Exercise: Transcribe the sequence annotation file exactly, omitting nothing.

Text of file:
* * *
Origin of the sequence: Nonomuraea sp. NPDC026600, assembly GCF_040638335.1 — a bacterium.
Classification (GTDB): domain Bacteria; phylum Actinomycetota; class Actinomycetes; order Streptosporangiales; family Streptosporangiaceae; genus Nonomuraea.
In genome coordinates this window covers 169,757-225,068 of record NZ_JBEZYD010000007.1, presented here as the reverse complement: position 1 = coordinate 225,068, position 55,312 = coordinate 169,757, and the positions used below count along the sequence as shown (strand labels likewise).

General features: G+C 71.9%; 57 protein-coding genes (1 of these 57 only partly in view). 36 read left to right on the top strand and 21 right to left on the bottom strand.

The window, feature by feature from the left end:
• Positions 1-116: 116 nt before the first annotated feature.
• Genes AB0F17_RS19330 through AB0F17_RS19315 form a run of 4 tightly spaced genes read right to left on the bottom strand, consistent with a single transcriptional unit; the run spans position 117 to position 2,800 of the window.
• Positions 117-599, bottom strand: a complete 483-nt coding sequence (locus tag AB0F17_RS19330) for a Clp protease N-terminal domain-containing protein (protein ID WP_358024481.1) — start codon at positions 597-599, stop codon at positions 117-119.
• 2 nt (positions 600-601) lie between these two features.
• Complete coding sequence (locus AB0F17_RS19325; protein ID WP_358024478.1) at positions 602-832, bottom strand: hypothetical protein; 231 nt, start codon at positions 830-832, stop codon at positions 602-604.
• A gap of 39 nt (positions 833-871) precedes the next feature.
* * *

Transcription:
Origin of the sequence: Nonomuraea sp. NPDC026600, assembly GCF_040638335.1 — a bacterium.
Classification (GTDB): domain Bacteria; phylum Actinomycetota; class Actinomycetes; order Streptosporangiales; family Streptosporangiaceae; genus Nonomuraea.
In genome coordinates this window covers 169,757-225,068 of record NZ_JBEZYD010000007.1, presented here as the reverse complement: position 1 = coordinate 225,068, position 55,312 = coordinate 169,757, and the positions used below count along the sequence as shown (strand labels likewise).

General features: G+C 71.9%; 57 protein-coding genes (1 of these 57 only partly in view). 36 read left to right on the top strand and 21 right to left on the bottom strand.

The window, feature by feature from the left end:
• Positions 1-116: 116 nt before the first annotated feature.
• Genes AB0F17_RS19330 through AB0F17_RS19315 form a run of 4 tightly spaced genes read right to left on the bottom strand, consistent with a single transcriptional unit; the run spans position 117 to position 2,800 of the window.
• Positions 117-599, bottom strand: a complete 483-nt coding sequence (locus tag AB0F17_RS19330) for a Clp protease N-terminal domain-containing protein (protein ID WP_358024481.1) — start codon at positions 597-599, stop codon at positions 117-119.
• 2 nt (positions 600-601) lie between these two features.
• Complete coding sequence (locus AB0F17_RS19325; protein ID WP_358024478.1) at positions 602-832, bottom strand: hypothetical protein; 231 nt, start codon at positions 830-832, stop codon at positions 602-604.
• A gap of 39 nt (positions 833-871) precedes the next feature.